November 2016 - Paint and Primer? Not so fast!

November 18, 2016

I recently completed an exterior job wherein the previous paint had catastrophically failed on cement/fiber siding and there are many reasons why this could happen:

  • Moisture from inside the house can "push" paint off the exterior walls .
  • Failure to properly prime the walls
  • Extreme weather.

In this case, it was a failure to properly prime the walls. Why? Because the last painter used a product that claimed it contained a primer as so many do these days. So he thought he could just clean the walls off and paint because after all, there was primer in the paint! But those products are misleading in that the primer isn't (regardless what the label says) for priming the walls but can act as a block for whatever color is being covered.

South Haven Beach Home

In order for paint to stick to cement/fiber shingles you need to use a primer specifically made for such a thing before you top coat with the color of your choice.

In the case of the Lake Michigan beach house pictured here I used Glidden Professional Hydrosealer, a product specifically designed to bond to worn, chalky or cement underlayments that will block moisture both from inside the house and any that might find its way through the exterior surface (from under the shingle overhangs, for example). In one section I had to make a repair and sanded off the old paint and the adjoining area I had primed and found the primer had embedded itself into the subsurface - which is what it should do where Big Box store-bought products rarely do. This gave the topcoat a solid platform to adhere to and hopefully extend the life of the paint job by a few years.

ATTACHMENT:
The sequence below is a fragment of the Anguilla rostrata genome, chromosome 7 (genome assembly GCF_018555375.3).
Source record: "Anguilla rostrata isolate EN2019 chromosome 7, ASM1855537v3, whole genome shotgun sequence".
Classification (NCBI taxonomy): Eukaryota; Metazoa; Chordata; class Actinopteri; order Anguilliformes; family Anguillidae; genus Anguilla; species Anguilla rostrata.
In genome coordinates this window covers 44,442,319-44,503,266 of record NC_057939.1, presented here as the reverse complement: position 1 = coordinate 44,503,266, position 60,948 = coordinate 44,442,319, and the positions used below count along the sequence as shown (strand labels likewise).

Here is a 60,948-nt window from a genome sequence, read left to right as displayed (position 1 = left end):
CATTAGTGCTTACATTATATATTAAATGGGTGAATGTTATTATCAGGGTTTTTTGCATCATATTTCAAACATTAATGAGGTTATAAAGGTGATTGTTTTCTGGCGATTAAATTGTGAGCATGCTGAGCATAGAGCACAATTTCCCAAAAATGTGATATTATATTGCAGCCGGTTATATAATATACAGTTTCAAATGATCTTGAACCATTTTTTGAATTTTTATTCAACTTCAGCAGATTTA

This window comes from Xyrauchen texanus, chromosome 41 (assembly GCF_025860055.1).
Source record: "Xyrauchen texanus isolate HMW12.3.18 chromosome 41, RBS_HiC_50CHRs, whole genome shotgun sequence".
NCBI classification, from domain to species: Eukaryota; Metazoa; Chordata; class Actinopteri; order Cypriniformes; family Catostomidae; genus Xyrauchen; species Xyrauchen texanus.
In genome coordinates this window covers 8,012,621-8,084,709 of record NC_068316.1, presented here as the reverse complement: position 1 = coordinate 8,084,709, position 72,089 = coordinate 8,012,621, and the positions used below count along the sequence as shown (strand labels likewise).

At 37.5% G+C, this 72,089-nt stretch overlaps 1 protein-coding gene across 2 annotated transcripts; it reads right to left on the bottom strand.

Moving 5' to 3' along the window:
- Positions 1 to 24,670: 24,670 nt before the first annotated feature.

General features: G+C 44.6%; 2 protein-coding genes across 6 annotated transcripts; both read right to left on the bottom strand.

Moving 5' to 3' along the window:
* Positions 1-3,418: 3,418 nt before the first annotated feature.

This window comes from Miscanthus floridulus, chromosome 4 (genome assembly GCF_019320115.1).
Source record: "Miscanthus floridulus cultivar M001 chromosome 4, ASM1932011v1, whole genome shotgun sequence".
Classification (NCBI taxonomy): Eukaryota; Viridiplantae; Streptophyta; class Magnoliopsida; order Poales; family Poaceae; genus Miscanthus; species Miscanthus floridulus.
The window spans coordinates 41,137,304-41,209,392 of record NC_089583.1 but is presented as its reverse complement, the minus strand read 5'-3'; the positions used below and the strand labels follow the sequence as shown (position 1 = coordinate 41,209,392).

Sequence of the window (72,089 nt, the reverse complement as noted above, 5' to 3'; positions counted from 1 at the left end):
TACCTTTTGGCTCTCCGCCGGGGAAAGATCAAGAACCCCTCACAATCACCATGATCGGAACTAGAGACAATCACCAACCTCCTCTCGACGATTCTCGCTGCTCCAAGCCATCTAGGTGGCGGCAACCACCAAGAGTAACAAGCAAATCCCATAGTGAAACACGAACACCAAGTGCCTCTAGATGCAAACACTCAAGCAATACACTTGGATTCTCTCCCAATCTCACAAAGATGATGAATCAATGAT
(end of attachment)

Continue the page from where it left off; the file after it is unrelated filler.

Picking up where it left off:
The top coat paint came from O'Leary's Paint in Kalamazoo and was specifically color matched using remnants of the old paint.

Wind, sun, blown sand and winter gales coming off the lake make for a tough environment for paint so the 6 days it took to prepare this house for paint were essential in assuring the paint lasts without failing as catastrophically as it did the last time.

Time will tell but I'm feeling pretty confident.

MidWinter Update

January 27, 2016

Good Wednesday,

It's that time of year when both the real estate and home improvement markets are starting to shake off their winter chill. The latter especially comes alive once people begin to receive their tax return checks or, at the very least, know what's coming to them. That means they're going to start calling painters like myself for an estimate.

There are a painters who will give an estimate based on the square footage of the job entailed and at places like Thumbtack they'll even do so without seeing the job or visiting your location. I can't understand how that works as a sight-unseen price is going to hurt someone - usually the consumer.

I've always enjoyed visiting a customer's location to see the job, what is involved, the general layout of the space, how easy - or difficult - it will be to move furniture or remove wall hangings or place ladders if necessary, discuss finishes (matte, eggshell, etc.,) and most importantly, to talk to the customer to find out exactly what it is they're looking for. "Paint the bedroom!" sounds simple until you get into the details of trim and doors and the extent of repairs - then it begins to look different and a little more complex.